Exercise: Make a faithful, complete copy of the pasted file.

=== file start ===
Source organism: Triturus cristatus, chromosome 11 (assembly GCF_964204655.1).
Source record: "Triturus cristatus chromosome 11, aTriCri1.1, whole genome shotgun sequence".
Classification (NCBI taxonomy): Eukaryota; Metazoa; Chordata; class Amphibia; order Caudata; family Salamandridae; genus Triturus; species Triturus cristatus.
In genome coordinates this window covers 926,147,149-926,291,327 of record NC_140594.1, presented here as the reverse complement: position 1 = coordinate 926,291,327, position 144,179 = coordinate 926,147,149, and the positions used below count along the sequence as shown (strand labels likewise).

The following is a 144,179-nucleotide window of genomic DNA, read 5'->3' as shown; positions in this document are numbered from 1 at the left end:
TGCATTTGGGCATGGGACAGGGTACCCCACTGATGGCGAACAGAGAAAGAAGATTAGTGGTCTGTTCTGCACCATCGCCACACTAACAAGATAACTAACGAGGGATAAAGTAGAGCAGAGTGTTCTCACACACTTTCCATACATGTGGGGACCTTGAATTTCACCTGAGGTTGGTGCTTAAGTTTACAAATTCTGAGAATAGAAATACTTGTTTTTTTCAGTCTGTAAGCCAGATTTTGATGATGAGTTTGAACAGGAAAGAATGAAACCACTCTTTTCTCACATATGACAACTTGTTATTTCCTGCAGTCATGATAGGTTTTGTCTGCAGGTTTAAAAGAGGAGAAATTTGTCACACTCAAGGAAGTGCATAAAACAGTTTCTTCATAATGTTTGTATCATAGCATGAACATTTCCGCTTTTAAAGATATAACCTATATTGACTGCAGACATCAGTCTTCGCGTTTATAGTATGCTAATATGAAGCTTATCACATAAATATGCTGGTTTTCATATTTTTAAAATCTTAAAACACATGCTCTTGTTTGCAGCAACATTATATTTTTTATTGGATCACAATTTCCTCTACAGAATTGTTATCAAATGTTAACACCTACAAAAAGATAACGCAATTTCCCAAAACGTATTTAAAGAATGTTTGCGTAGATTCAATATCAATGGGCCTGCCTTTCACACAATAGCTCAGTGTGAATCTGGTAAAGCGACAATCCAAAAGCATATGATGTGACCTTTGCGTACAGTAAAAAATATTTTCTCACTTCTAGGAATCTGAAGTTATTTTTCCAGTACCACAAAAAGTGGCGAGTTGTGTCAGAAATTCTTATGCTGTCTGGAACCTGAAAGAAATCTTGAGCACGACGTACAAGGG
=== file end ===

Source organism: Triturus cristatus, chromosome 11 (assembly GCF_964204655.1).
Source record: "Triturus cristatus chromosome 11, aTriCri1.1, whole genome shotgun sequence".
Classification (NCBI taxonomy): Eukaryota; Metazoa; Chordata; class Amphibia; order Caudata; family Salamandridae; genus Triturus; species Triturus cristatus.
In genome coordinates this window covers 926,147,149-926,291,327 of record NC_140594.1, presented here as the reverse complement: position 1 = coordinate 926,291,327, position 144,179 = coordinate 926,147,149, and the positions used below count along the sequence as shown (strand labels likewise).

The following is a 144,179-nucleotide window of genomic DNA, read 5'->3' as shown; positions in this document are numbered from 1 at the left end:
TGCATTTGGGCATGGGACAGGGTACCCCACTGATGGCGAACAGAGAAAGAAGATTAGTGGTCTGTTCTGCACCATCGCCACACTAACAAGATAACTAACGAGGGATAAAGTAGAGCAGAGTGTTCTCACACACTTTCCATACATGTGGGGACCTTGAATTTCACCTGAGGTTGGTGCTTAAGTTTACAAATTCTGAGAATAGAAATACTTGTTTTTTTCAGTCTGTAAGCCAGATTTTGATGATGAGTTTGAACAGGAAAGAATGAAACCACTCTTTTCTCACATATGACAACTTGTTATTTCCTGCAGTCATGATAGGTTTTGTCTGCAGGTTTAAAAGAGGAGAAATTTGTCACACTCAAGGAAGTGCATAAAACAGTTTCTTCATAATGTTTGTATCATAGCATGAACATTTCCGCTTTTAAAGATATAACCTATATTGACTGCAGACATCAGTCTTCGCGTTTATAGTATGCTAATATGAAGCTTATCACATAAATATGCTGGTTTTCATATTTTTAAAATCTTAAAACACATGCTCTTGTTTGCAGCAACATTATATTTTTTATTGGATCACAATTTCCTCTACAGAATTGTTATCAAATGTTAACACCTACAAAAAGATAACGCAATTTCCCAAAACGTATTTAAAGAATGTTTGCGTAGATTCAATATCAATGGGCCTGCCTTTCACACAATAGCTCAGTGTGAATCTGGTAAAGCGACAATCCAAAAGCATATGATGTGACCTTTGCGTACAGTAAAAAATATTTTCTCACTTCTAGGAATCTGAAGTTATTTTTCCAGTACCACAAAAAGTGGCGAGTTGTGTCAGAAATTCTTATGCTGTCTGGAACCTGAAAGAAATCTTGAGCACGACGTACAAGGG